by Elizabeth Turnbull
On Wednesday afternoon, Gov. Jay Inslee announced a vaccination mandate for K–12 educators and workers, an expansion of the indoor mask mandate, and a vaccination requirement for individuals in the State’s higher education institutions and for most childcare providers.
Similar to Inslee’s Aug. 9, announcement, which dictates that most State workers need to be fully vaccinated by Oct. 18 in order to maintain their employment, today the Governor expanded this requirement to K–12 educators, school staff, coaches, bus drivers, school volunteers, and others working in school facilities, who will have until the same date to become fully vaccinated or lose their jobs.
“We have kids who are under the age of twelve who are unable to get vaccinated,” Secretary of Health Umair A. Shah said at a press conference Wednesday. “The challenge that we’ve had is when kids go to school and they are unvaccinated, then masking really is one of your tools, but the other tool we have is adults around those kids [being vaccinated].”
The requirement applies to public, private, and charter schools but does not impact students and does not include tribal schools. While some individuals with medical or religious concerns may be given some leeway, options to dodge the mandate are limited and most individuals who refuse to comply with the mandate will be laid off.
Union negotiations are also limited to bargaining for time off to receive the vaccine or to recover from symptoms of the vaccine. The vast majority of people who leave their positions because they do not get the vaccine will not be eligible for unemployment benefits, according to Gov. Inslee.
Worldwide, officials and civilians have raised questions around the ethics of mandating vaccinations as vaccine hesitancy remains and the threat of the delta variant increases.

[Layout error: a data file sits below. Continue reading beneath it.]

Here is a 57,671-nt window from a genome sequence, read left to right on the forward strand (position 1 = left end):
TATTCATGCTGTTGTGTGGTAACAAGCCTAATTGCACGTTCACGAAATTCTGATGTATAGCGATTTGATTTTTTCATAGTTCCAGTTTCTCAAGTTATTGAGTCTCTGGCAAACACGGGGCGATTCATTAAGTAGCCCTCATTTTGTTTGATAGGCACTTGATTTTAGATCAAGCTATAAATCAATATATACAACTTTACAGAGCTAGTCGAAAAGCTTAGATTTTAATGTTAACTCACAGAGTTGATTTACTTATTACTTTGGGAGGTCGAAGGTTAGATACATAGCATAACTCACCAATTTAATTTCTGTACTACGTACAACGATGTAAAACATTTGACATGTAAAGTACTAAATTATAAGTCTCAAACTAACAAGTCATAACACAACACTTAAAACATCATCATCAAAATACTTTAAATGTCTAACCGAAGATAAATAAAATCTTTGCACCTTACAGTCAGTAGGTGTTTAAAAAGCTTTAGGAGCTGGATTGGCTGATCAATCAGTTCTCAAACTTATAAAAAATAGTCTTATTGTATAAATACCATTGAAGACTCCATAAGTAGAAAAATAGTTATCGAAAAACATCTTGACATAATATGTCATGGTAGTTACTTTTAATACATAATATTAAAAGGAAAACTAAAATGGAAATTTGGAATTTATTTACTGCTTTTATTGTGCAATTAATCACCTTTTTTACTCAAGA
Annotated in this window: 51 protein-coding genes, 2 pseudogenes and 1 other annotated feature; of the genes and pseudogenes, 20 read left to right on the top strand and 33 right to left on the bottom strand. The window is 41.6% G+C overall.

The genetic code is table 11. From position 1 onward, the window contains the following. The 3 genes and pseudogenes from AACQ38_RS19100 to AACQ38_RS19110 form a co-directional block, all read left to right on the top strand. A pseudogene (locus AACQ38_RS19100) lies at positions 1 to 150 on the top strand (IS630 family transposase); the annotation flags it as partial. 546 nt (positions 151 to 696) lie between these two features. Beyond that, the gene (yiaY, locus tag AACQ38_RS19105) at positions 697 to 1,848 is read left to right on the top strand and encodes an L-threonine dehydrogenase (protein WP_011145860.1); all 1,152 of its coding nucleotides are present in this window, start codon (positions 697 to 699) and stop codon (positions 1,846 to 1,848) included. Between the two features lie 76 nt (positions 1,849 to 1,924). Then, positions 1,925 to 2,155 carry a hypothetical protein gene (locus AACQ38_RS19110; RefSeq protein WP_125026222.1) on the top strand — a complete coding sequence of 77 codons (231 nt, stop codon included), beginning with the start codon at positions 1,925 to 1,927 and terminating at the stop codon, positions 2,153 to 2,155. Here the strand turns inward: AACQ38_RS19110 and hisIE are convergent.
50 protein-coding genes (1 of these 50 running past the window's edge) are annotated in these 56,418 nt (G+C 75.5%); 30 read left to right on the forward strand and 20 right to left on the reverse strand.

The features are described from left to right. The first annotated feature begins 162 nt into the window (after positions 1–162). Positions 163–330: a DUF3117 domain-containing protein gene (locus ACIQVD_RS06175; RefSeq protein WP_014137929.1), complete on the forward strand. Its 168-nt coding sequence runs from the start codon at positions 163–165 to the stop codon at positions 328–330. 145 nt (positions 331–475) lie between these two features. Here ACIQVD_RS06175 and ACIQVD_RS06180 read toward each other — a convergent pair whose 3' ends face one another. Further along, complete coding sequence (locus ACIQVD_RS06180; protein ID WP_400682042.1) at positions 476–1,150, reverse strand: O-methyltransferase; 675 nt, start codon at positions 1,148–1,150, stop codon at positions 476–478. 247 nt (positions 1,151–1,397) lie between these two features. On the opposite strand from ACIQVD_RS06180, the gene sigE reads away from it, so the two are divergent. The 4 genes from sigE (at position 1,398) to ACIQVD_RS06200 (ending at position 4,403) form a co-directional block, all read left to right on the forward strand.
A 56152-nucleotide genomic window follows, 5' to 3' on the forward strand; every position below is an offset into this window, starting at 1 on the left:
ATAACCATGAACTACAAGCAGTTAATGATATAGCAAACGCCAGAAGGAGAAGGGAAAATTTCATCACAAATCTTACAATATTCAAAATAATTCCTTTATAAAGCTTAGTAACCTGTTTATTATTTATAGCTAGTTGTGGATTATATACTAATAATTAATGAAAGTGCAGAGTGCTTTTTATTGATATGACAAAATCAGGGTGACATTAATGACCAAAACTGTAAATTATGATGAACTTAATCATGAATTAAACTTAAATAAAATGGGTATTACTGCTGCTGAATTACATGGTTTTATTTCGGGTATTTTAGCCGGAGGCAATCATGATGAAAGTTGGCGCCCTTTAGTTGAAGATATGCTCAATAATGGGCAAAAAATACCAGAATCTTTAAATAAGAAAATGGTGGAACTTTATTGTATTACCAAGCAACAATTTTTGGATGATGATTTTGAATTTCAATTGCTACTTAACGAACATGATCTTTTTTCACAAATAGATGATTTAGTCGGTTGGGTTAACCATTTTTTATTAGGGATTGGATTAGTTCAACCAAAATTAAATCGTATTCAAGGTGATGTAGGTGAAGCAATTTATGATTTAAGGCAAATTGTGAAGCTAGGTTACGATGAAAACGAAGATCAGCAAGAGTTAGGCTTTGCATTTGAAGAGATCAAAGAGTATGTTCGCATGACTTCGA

Amid differing perspectives on vaccination mandates and the extent to which they should be carried out, government officials have not always resorted to mandates that threaten layoffs. Pres. Joe Biden announced July 29 that all federal employees and contractors are required to be fully vaccinated against the novel coronavirus, however, he offered cash incentives and the alternative of regular testing as other options.
Up to this point education system employees in the state have not had to disclose their vaccination status. Based on informal assessments, Washington Superintendent of Public Instruction Chris Reykdal said on Wednesday that he was confident that over 70% of the school system’s certificated staff are vaccinated statewide. Currently, he estimated that roughly 40,000 to 50,000 of the state’s education system employees and contracted workers still have yet to be vaccinated.
On Wednesday, Inslee also announced that staff, faculty, and contractors in Washington’s higher education institutions along with most childcare and early learning providers who serve children from multiple households are also required to be fully vaccinated by Oct. 18. This includes workers at licensed, certified, and contracted early learning and childcare programs and workers at license-exempt early learning, childcare, and youth-development programs in addition to contractors like coaches, volunteers, trainers.
Although the new year and vaccines brought with them hopes of a maskless city, Inslee is also expanding the existing statewide indoor mask mandate to apply to vaccinated individuals indoors beginning Monday, Aug. 23, and the Department of Health is urging people to also wear masks in crowded outdoor spaces.
“We know that masks will help diminish the threat of chaos in our lives. It’s going to help us turn the corner and suppress, to some degree, this virus,” Gov. Jay Inslee said on Wednesday. “But we need to be clear: ultimately there’s one way out of this process and it’s through vaccination, and the sooner we realize that the sooner we will get this in a manageable situation.”
Elizabeth Turnbull is a journalist with reporting experience in the U.S. and the Middle East. She has a passion for covering human-centric issues and doing so consistently.
📸 Featured Image: Gov. Jay Inslee speaks. (Photo: Emerald archives)
Before you move on to the next story …
The South Seattle Emerald is brought to you by Rainmakers. Rainmakers give recurring gifts at any amount. With around 1,000 Rainmakers, the Emerald is truly community-driven local media. Help us keep BIPOC-led media free and accessible.
If just half of our readers signed up to give $6 a month, we wouldn’t have to fundraise for the rest of the year. Small amounts make a difference.
We cannot do this work without you. Become a Rainmaker today!